RAMENSKY, Russia (Reuters) - Thirty-eight people were killed, most of them in their beds, in a fire that raged through a psychiatric hospital near Moscow on Friday, raising questions about the care of mentally ill patients in Russia.
The fire, which broke out at around 2 a.m. (2300 BST on Thursday), swept through a single-storey building at the hospital, a collection of wood and brick huts with bars on some windows that was home to people sent there on grounds of mental illness by Russian courts.
By mid morning, a few blackened walls were left standing. The roof had caved in on top of the twisted metal frames of what were once beds. Bodies lay on nearby grass, covered with blankets.
Only three people escaped from the fire in the village of Ramensky, 120 km (70 miles) north of Moscow, prompting speculation the patients were heavily sedated or strapped down.
Irina Gumennaya, aide to the head of the chief investigative department of the Moscow region, dismissed suggestions they had been restrained as "rubbish" but promised blood tests to check whether there were high levels of sedatives.
"The wards ... did not have doors, the patients could have escaped from the building by themselves," she said, adding that she believed the most likely cause of the blaze was patients smoking, or perhaps a short circuit.
Health Minister Veronika Skvortsova said none of the patients were strapped down or subjected to "any such measures that would not have allowed them to react quickly," the state-run RIA news agency reported.
President Vladimir Putin called for an investigation of the "tragedy", the latest in a long line of disasters at state institutions that are often ill-funded. Russia's safety record is dismal, accounting for a high death toll on roads, railways and in the air as well as at the workplace.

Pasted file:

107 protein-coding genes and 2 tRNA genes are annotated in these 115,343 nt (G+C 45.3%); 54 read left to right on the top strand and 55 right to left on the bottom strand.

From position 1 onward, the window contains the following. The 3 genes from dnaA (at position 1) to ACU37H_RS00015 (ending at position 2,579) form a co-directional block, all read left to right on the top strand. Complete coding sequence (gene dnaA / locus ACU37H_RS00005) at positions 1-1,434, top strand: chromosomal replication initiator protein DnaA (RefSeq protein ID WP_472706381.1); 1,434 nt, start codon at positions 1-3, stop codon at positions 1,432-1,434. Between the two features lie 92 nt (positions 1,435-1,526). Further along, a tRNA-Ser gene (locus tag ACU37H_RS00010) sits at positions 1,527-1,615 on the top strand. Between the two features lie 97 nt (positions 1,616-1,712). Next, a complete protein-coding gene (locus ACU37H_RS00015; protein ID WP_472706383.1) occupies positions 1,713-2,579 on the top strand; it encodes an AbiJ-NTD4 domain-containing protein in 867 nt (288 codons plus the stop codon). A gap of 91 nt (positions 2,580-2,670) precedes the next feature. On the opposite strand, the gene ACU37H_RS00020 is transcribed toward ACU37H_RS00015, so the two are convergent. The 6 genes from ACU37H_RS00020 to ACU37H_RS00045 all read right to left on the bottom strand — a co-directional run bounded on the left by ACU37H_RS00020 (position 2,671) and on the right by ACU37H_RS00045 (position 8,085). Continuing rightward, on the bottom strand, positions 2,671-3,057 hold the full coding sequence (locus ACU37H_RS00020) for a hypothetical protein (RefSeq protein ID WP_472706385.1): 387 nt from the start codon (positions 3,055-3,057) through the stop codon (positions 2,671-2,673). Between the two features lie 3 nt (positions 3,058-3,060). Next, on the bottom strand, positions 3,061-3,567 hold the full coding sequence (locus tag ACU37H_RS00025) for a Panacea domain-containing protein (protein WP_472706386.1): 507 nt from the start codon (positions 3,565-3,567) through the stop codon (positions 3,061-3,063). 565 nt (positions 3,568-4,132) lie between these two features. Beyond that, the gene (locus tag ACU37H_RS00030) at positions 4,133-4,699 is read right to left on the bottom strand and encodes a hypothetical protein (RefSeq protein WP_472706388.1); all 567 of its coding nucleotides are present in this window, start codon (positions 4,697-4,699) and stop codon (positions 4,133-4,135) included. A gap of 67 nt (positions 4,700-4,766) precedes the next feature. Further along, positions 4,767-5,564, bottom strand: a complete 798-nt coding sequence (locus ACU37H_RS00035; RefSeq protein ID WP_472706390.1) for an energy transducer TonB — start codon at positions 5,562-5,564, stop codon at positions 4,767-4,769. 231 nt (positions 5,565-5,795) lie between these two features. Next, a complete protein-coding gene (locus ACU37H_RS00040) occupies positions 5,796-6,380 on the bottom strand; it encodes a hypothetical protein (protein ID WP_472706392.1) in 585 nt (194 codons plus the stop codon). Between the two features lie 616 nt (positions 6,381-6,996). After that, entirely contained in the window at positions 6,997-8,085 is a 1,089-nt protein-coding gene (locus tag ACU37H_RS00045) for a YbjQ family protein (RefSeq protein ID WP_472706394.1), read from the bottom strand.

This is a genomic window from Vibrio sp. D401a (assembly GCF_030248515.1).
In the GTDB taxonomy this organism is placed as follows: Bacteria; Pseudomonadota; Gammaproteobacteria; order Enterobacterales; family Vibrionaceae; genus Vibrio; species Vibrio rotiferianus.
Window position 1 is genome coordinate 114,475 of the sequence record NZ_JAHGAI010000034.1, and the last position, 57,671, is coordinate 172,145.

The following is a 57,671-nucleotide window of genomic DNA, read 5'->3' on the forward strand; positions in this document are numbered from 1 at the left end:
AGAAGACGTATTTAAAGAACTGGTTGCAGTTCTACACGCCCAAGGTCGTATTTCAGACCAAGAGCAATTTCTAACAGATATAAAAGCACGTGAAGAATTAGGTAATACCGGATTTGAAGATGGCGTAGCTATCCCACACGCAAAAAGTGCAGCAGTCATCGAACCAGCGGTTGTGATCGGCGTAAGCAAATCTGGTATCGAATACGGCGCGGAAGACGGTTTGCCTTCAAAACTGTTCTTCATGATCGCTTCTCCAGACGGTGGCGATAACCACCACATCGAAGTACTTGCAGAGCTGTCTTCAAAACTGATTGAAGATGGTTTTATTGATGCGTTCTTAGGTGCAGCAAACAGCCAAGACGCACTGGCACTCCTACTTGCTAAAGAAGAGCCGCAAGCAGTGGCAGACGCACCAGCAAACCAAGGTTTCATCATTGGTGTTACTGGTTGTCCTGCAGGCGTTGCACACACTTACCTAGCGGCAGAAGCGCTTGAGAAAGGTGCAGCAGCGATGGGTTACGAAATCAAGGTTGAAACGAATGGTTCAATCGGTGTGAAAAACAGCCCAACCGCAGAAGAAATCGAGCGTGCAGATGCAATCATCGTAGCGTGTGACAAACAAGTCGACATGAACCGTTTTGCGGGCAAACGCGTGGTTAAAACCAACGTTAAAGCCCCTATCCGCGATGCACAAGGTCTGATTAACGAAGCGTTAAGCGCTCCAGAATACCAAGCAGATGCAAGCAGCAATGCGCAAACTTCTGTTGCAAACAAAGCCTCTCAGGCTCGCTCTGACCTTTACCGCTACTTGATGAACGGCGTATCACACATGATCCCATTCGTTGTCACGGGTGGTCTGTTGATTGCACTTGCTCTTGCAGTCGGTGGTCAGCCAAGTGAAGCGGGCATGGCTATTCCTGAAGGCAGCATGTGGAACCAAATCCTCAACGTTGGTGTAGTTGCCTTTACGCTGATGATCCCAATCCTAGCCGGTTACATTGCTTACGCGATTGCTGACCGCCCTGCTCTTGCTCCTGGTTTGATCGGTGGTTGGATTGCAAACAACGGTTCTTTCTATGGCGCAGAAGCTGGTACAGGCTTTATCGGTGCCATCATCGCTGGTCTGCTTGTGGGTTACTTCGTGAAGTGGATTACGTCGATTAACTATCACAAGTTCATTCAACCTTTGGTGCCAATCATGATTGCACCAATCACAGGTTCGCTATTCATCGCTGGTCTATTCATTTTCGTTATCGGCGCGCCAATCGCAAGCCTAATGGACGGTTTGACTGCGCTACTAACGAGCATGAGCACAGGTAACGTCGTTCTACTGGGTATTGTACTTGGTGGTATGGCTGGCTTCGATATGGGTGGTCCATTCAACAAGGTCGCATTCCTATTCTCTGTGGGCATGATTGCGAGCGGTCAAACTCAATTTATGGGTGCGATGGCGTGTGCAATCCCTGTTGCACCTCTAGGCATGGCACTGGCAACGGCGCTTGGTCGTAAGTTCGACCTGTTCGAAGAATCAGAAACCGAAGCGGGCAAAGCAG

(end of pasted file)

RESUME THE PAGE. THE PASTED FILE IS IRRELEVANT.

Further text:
Psychiatrists said the fire was not the first and would not be the last of its kind.
"(This happened) because of dilapidated buildings in psychiatric hospitals - a third of the buildings since 2000 have been declared unfit, according to health standards," Yuri Savenko, president of the independent psychiatric association of Russia, told Reuters.
Furthermore, junior and middle-ranking staff had miserable salaries and "because of that the staff were asleep", he said.
Legal standards governing Russian psychiatric patients "are on the whole satisfactory and on par with European standards, but compliance with them is very weak," lawyer Dmitry Agranovsky said.
Putin's critics blamed the state for neglecting its most vulnerable people.
"Terrible news ... Those patients who burned were there because they were forced to have treatment," said Dmitry Olshansky, former editor of Russian Life, an online journal.
"I read all this and I wonder - what does this remind us of? And then I remember - this is our motherland, the madhouse. Flood, fire, bars on windows ... and we cannot deal with it," he said on his Facebook site.
Officials said the blaze consumed the building quickly and fire-fighters had no chance to save any more people - an account that locals disputed, saying fire engines took more than an hour to reach the scene.
"Don't trust anyone who says they (firemen) arrived quickly ... My wife woke me up, we went out on the street with our daughter. Flames were rising high," said a man, who was drinking an early-morning beer at a friend's garage nearby.
Asked why the building caught fire, Alexander Yefimovich, an elderly man said: "Why? It's just the usual nonsense."
More than 12,000 people were killed in fires in 2011 and more than 7,700 in the first nine months of 2012 in Russia, where the per capita death rate from fires is much higher than in Western nations including the United States.
Additional reporting by Ludmila Danilova, Maria Tsvetkova and Steve Gutterman; writing by Elizabeth Piper; editing by Timothy Heritage, Philippa Fletcher and Giles Elgood